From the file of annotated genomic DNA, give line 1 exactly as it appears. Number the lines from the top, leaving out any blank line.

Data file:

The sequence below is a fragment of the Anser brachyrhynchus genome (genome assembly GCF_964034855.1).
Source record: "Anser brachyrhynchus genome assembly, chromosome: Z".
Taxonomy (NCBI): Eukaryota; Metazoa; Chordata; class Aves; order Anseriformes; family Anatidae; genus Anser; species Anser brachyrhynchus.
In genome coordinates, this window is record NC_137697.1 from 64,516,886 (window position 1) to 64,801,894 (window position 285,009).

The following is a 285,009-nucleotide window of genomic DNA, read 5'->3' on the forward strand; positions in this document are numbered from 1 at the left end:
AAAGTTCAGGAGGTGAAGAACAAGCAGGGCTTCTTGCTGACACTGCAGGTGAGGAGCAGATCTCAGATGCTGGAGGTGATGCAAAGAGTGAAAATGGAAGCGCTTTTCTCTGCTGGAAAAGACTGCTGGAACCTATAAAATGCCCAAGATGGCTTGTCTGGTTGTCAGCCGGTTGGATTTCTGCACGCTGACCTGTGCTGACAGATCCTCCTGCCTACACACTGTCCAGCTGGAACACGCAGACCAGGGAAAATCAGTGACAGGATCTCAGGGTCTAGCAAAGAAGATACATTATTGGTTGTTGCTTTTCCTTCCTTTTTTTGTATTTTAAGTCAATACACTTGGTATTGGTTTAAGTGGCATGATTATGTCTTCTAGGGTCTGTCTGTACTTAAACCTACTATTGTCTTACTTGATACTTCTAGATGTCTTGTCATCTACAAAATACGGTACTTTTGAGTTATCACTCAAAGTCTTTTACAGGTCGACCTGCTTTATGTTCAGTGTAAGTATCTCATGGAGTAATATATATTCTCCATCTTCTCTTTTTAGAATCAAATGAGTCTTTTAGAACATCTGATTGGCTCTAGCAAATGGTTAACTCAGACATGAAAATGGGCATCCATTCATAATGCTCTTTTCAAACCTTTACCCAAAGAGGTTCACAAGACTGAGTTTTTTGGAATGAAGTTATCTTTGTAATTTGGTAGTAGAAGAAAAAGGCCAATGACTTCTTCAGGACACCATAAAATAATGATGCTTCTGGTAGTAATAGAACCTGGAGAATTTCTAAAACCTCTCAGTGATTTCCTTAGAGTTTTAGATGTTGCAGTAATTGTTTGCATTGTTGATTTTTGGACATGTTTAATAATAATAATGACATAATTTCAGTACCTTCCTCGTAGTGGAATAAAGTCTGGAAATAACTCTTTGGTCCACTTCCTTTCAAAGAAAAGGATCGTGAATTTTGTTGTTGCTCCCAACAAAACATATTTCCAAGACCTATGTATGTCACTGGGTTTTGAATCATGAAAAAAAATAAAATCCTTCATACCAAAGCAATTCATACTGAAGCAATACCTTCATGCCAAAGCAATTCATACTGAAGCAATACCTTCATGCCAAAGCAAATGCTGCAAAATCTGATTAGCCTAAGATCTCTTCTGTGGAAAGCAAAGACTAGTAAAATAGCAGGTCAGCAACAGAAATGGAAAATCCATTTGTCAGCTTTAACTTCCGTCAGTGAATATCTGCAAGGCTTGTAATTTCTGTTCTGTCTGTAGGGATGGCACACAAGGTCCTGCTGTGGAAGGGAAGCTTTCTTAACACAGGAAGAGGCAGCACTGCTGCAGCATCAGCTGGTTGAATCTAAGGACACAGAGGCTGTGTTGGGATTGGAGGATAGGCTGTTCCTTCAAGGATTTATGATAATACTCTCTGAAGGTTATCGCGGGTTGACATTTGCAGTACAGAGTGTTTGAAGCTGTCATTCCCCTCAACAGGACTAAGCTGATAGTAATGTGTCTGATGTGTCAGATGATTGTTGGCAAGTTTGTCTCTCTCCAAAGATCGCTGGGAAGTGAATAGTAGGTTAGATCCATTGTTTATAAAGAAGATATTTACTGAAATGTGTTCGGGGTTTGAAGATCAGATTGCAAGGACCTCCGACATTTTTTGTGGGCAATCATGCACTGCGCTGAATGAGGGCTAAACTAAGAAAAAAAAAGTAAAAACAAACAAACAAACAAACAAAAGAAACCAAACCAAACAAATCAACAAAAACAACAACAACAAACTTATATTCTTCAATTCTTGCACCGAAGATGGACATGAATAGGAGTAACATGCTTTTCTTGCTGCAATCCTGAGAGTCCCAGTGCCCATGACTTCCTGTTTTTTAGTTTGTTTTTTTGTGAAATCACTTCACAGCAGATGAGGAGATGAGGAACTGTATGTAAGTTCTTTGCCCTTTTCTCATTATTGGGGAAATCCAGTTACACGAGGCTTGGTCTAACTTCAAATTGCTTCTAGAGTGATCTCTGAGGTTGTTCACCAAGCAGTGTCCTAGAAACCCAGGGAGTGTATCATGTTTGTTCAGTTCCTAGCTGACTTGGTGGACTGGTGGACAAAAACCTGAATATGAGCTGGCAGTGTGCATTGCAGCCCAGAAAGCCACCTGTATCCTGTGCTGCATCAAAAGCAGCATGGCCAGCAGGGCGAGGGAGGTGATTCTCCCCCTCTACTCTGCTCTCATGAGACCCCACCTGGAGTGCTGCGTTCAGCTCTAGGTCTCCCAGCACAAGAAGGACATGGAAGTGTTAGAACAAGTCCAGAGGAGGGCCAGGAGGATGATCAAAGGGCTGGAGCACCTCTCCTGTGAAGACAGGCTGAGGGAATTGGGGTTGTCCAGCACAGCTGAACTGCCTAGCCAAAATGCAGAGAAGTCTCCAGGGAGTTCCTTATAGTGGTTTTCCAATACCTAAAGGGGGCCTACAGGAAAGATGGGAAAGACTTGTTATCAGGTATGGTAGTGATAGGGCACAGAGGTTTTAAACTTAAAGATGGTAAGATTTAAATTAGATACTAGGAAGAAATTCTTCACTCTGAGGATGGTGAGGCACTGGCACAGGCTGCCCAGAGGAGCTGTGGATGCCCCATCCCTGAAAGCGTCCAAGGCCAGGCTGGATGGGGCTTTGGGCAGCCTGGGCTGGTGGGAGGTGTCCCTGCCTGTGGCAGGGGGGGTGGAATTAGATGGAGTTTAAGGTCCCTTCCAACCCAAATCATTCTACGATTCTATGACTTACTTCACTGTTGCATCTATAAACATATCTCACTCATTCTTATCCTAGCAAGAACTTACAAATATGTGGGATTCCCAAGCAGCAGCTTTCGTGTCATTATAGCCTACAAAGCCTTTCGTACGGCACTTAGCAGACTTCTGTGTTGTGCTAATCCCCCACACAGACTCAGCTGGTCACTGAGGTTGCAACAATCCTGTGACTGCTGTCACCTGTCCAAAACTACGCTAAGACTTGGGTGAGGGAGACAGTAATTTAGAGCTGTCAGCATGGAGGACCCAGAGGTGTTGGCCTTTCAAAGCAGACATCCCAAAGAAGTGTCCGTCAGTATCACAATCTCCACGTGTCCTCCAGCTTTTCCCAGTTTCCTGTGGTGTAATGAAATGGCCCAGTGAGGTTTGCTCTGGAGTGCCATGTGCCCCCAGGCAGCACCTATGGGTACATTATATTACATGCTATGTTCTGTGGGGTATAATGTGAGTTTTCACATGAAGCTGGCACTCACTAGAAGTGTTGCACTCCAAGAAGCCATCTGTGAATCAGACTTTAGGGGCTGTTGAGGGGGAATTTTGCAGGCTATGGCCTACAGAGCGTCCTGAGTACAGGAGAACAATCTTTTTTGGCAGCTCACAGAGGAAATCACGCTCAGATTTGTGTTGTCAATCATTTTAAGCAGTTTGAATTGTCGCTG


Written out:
The sequence below is a fragment of the Anser brachyrhynchus genome (genome assembly GCF_964034855.1).